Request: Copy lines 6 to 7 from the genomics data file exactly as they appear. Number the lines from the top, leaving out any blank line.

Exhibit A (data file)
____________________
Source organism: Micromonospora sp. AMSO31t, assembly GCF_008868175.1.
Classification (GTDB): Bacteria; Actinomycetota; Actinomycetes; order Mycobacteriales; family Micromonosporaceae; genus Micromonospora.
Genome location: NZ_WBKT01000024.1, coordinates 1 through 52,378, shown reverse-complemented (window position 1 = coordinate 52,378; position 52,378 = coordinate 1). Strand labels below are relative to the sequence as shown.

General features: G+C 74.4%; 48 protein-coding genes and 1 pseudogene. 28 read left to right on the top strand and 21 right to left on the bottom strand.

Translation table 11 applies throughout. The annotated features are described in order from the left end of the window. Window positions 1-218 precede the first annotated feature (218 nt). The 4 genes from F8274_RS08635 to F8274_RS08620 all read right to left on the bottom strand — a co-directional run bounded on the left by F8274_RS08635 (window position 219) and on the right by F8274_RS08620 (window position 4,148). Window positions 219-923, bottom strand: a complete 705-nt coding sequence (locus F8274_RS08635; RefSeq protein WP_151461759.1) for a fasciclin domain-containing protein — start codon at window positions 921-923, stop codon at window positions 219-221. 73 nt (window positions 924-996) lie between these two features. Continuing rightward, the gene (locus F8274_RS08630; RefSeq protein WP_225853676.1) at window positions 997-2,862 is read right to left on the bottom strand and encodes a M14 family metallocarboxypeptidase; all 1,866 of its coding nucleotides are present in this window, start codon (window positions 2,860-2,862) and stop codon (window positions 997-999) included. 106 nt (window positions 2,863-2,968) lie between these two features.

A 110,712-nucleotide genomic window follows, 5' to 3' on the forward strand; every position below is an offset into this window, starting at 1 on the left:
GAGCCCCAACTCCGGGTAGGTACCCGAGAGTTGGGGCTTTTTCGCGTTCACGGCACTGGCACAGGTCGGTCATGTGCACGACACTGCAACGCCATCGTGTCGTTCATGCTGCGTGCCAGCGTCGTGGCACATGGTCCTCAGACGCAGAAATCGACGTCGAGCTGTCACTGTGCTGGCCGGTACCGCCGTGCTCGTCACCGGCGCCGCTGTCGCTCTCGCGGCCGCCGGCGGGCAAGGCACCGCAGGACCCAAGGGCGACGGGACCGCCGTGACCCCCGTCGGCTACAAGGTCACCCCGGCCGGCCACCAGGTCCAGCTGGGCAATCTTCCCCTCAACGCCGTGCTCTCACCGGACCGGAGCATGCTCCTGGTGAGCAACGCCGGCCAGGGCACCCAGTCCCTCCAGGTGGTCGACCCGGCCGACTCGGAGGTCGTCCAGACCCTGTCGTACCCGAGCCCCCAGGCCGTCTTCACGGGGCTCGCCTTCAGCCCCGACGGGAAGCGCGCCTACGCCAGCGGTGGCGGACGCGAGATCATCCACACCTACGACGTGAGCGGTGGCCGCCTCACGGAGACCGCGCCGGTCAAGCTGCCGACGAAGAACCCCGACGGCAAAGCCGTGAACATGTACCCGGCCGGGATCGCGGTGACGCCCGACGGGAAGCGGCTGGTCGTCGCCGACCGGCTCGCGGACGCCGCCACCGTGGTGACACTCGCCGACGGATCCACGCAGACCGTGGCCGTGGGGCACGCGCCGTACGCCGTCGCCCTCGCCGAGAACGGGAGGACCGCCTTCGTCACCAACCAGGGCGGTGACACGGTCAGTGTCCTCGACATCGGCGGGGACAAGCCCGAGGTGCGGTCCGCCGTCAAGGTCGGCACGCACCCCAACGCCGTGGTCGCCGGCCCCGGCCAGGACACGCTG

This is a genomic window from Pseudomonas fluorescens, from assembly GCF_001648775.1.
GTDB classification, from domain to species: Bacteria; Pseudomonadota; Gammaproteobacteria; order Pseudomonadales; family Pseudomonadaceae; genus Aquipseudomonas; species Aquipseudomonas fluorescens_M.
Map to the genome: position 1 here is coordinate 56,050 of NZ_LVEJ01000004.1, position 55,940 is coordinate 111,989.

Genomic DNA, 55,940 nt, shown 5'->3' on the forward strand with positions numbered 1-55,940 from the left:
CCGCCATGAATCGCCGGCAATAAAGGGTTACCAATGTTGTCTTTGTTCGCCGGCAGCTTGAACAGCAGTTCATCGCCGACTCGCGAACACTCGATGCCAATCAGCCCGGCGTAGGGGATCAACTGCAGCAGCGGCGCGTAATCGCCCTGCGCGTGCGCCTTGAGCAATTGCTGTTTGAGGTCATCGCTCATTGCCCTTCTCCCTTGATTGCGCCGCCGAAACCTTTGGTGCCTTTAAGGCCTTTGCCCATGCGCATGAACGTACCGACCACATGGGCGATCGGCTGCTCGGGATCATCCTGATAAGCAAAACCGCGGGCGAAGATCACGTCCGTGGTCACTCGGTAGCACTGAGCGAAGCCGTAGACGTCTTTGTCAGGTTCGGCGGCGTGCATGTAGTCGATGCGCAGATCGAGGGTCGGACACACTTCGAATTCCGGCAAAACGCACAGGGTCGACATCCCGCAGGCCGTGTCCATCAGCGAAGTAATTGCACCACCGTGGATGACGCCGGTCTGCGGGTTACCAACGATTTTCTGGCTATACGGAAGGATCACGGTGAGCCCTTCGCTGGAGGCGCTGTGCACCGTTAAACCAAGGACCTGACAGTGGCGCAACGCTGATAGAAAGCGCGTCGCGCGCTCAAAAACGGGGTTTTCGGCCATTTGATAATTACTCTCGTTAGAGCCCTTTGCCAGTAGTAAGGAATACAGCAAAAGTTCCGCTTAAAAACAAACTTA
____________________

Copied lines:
A 110,712-nucleotide genomic window follows, 5' to 3' on the forward strand; every position below is an offset into this window, starting at 1 on the left:
GAGCCCCAACTCCGGGTAGGTACCCGAGAGTTGGGGCTTTTTCGCGTTCACGGCACTGGCACAGGTCGGTCATGTGCACGACACTGCAACGCCATCGTGTCGTTCATGCTGCGTGCCAGCGTCGTGGCACATGGTCCTCAGACGCAGAAATCGACGTCGAGCTGTCACTGTGCTGGCCGGTACCGCCGTGCTCGTCACCGGCGCCGCTGTCGCTCTCGCGGCCGCCGGCGGGCAAGGCACCGCAGGACCCAAGGGCGACGGGACCGCCGTGACCCCCGTCGGCTACAAGGTCACCCCGGCCGGCCACCAGGTCCAGCTGGGCAATCTTCCCCTCAACGCCGTGCTCTCACCGGACCGGAGCATGCTCCTGGTGAGCAACGCCGGCCAGGGCACCCAGTCCCTCCAGGTGGTCGACCCGGCCGACTCGGAGGTCGTCCAGACCCTGTCGTACCCGAGCCCCCAGGCCGTCTTCACGGGGCTCGCCTTCAGCCCCGACGGGAAGCGCGCCTACGCCAGCGGTGGCGGACGCGAGATCATCCACACCTACGACGTGAGCGGTGGCCGCCTCACGGAGACCGCGCCGGTCAAGCTGCCGACGAAGAACCCCGACGGCAAAGCCGTGAACATGTACCCGGCCGGGATCGCGGTGACGCCCGACGGGAAGCGGCTGGTCGTCGCCGACCGGCTCGCGGACGCCGCCACCGTGGTGACACTCGCCGACGGATCCACGCAGACCGTGGCCGTGGGGCACGCGCCGTACGCCGTCGCCCTCGCCGAGAACGGGAGGACCGCCTTCGTCACCAACCAGGGCGGTGACACGGTCAGTGTCCTCGACATCGGCGGGGACAAGCCCGAGGTGCGGTCCGCCGTCAAGGTCGGCACGCACCCCAACGCCGTGGTCGCCGGCCCCGGCCAGGACACGCTG